A traveling exhibition on some of the earliest photographic images of Taiwan has landed in Los Angeles to present a unique perspective on the island's natural and human landscape.
Running from June 1 through Aug. 31, "The View of Formosa's Landscape from Photographers” is hosted by the Taiwan Academy in LA and co-organized by the National Taiwan Museum (國立台灣博物館) and the Society of Photographic Museum and Culture of Taiwan (台灣攝影博物館文化學會).
The lineup includes many iconic sights that are now long gone, such as portraits of the plain aborigines who once dwelled on the dry riverbeds of Tainan (photographed by 19th century Scottish geographer John Thomson), and the daily life of early settlers along the Danshui River following the retrocession of Taiwan (captured by the late photographer Lee Ming-tiao, 李鳴鵰).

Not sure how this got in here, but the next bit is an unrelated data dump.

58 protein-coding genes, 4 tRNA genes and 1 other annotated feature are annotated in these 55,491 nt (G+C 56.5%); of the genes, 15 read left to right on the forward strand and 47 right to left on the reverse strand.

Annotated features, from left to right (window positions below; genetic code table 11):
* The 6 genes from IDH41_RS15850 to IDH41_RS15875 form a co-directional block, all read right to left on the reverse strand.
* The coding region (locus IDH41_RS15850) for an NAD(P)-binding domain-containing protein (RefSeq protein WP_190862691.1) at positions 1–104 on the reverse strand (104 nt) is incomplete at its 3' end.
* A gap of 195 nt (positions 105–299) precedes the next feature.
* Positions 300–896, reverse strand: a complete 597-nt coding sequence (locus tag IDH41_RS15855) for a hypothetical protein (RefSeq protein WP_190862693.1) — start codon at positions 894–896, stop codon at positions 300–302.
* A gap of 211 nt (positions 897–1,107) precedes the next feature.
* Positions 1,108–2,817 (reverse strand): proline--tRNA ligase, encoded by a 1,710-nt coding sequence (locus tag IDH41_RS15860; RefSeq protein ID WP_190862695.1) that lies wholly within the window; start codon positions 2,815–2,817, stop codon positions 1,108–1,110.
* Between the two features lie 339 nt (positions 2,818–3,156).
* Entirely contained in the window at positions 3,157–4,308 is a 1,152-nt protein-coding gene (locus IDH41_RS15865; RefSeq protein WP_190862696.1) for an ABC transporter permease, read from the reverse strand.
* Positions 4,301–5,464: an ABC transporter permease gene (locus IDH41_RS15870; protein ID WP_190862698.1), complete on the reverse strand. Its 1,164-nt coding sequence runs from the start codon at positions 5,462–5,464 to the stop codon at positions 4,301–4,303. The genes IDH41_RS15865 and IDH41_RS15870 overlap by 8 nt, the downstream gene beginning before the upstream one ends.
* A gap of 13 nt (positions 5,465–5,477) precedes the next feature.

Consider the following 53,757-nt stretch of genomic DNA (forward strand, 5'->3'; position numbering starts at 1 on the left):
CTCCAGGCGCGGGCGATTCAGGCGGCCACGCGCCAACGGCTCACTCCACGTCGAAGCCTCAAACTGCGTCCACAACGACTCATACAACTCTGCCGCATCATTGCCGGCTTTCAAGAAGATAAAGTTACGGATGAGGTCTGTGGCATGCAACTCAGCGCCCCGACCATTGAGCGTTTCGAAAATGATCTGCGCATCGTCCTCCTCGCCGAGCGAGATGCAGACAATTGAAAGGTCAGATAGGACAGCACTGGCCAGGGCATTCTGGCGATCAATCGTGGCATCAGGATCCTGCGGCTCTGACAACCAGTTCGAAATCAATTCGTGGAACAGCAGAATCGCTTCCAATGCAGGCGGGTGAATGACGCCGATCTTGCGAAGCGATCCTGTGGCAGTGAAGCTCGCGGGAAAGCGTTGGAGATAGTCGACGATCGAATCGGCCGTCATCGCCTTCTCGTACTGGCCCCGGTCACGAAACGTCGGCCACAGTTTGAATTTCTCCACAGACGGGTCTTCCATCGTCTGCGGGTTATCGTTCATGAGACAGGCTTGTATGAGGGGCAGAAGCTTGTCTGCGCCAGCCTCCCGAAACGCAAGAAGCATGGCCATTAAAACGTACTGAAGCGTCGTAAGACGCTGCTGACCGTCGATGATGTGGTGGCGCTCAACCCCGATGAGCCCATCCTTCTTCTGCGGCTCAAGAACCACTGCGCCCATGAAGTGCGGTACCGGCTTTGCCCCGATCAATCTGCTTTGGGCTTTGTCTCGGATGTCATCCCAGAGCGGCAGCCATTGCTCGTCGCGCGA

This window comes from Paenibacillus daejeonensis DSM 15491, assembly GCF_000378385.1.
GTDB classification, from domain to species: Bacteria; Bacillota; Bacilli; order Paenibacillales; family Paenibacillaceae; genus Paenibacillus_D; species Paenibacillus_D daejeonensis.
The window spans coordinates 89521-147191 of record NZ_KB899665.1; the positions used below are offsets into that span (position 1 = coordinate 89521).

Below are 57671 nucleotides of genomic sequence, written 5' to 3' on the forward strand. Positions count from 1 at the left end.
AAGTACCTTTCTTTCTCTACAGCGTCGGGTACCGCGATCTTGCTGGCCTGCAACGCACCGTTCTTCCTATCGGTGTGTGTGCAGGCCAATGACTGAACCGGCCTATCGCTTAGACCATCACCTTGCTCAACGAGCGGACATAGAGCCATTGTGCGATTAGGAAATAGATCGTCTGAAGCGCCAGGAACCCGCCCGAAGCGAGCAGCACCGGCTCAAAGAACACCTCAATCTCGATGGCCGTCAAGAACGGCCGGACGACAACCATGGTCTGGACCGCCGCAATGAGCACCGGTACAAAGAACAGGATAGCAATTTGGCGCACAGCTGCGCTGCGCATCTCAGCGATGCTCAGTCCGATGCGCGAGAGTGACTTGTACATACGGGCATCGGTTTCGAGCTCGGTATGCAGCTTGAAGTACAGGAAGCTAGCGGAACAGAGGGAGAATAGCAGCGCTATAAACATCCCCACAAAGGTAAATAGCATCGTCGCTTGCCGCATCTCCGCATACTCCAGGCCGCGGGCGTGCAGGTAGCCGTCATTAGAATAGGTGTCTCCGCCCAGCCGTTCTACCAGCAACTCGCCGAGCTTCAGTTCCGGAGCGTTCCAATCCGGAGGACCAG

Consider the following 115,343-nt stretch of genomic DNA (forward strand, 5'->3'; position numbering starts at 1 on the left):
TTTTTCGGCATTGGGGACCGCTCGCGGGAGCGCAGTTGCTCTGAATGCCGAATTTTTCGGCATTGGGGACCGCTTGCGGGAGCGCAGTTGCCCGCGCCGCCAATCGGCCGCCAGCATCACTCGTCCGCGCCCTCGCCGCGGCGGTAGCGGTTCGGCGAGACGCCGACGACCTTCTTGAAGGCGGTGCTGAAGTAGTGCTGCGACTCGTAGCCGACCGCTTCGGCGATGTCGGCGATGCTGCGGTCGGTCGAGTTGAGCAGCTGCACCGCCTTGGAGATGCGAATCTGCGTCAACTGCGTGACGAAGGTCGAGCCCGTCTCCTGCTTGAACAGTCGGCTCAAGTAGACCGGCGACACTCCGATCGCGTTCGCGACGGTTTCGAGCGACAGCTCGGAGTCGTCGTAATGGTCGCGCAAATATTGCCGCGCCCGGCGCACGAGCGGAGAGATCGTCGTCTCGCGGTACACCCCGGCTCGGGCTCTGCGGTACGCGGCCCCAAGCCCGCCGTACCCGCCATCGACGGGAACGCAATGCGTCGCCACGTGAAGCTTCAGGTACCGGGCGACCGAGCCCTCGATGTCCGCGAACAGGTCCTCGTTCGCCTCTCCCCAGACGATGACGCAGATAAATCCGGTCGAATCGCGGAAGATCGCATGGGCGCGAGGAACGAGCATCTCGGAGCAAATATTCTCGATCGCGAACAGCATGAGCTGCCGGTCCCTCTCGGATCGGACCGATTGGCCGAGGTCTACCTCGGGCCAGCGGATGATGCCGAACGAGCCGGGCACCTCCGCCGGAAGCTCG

Also documented are indigenous vegetation and animals, as well as less-accessible scenery like the crest of Jade Mountain (玉山), the highest peak in southeast Asia; fog-shrouded Taroko Gorge (太魯閣), which boasts one of the world's largest natural enclosed spaces; and an aerial view of the Central Mountain Range (中央山脈), which splits the island into its eastern and western regions.
For more information about the exhibition on Formosa's landscape through the lens of 15 Taiwanese and foreign photographers, please contact the organizers email@example.com.
‘The View of Formosa's Landscape from Photographers'